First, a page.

Bourdieu and interprofessional education: what’s the relevance?

Marjorie Bonello, Jonathan Wright, Jane Morris, Gaynor Sadlo

Research output: Contribution to journalArticlepeer-review


Interprofessional education (IPE) is perceived to be one strategy to reduce professional compartmentalisation and improve collaborative practices. The unequal power relationsexisting between the various professions who need to collaborate for IPE remains largely unexamined and it is only in recent years that sociological theories have been employed within the interprofessional field. This paper uses selected findings from an exploratory case study into IPE conducted at the University of Malta and then examines these findings from a Bourdieusian perspective. The first part of this paper introduces the breath of theoretical perspectives employed for IPE and then goes on to provide an overview of Bourdieu’s theories of social practices. The second part outlines the context of this case study and presents selected findings. The third section discusses how these findings were examined using Bourdieu’s concepts helping us demystify the various ways in which health care professions worked and interacted, and how this all made sense within a wider societal context. It also highlights the relevance of taking into account Bourdieu’s concepts during the development of IPE.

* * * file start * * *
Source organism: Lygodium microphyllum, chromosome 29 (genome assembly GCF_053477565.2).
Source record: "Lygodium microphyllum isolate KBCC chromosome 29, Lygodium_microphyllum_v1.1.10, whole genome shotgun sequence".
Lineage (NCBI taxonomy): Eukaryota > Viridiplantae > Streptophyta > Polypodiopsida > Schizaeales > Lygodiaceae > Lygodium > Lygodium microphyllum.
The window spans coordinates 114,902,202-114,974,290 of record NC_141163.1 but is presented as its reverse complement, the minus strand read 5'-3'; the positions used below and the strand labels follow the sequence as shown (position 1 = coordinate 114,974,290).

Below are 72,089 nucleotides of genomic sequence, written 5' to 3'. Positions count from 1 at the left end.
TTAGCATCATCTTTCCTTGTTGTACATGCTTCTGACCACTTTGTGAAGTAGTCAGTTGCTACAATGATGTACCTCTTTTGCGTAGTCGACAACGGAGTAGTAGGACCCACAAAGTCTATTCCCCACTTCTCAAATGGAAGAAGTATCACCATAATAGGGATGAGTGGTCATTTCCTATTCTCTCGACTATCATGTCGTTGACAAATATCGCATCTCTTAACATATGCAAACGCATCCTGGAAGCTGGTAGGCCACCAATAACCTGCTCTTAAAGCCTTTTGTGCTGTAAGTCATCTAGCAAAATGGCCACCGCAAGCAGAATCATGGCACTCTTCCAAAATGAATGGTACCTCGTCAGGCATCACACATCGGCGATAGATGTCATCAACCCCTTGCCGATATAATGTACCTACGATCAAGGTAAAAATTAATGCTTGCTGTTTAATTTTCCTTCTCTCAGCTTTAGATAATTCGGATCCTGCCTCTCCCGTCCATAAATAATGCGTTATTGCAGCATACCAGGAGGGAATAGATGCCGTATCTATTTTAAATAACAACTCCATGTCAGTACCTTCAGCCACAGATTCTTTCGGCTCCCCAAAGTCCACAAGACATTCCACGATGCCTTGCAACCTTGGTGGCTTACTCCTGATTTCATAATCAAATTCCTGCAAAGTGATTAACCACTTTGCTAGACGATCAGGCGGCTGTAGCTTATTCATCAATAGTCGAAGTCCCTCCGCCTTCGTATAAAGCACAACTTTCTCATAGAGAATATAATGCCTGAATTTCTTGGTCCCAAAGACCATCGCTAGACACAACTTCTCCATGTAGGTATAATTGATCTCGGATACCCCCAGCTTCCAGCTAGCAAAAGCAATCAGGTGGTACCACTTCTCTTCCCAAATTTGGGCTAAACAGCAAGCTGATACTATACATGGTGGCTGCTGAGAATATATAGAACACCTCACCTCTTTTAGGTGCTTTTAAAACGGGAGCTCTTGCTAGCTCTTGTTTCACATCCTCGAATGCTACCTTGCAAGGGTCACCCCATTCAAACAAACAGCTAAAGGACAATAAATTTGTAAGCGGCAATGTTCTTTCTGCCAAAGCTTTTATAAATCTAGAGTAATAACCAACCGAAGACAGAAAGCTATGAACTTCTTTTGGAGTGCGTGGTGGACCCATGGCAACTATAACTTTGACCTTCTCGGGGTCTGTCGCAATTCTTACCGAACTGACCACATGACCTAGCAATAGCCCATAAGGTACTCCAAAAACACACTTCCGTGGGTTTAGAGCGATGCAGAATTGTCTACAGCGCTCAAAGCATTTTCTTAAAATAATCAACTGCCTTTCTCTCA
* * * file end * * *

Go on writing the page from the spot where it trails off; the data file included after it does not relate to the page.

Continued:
Original languageEnglish
Pages (from-to)1-16
Number of pages16
JournalStudies in Continuing Education
Publication statusPublished - 7 Aug 2017

Bibliographical note

This is an Accepted Manuscript of an article published by Taylor & Francis in Studies in Continuing Education on 07/08/2017, available online:


  • Bourdieu’s concepts of field
  • habitus
  • capital and doxa
  • interprofessional education
  • power
  • conflict


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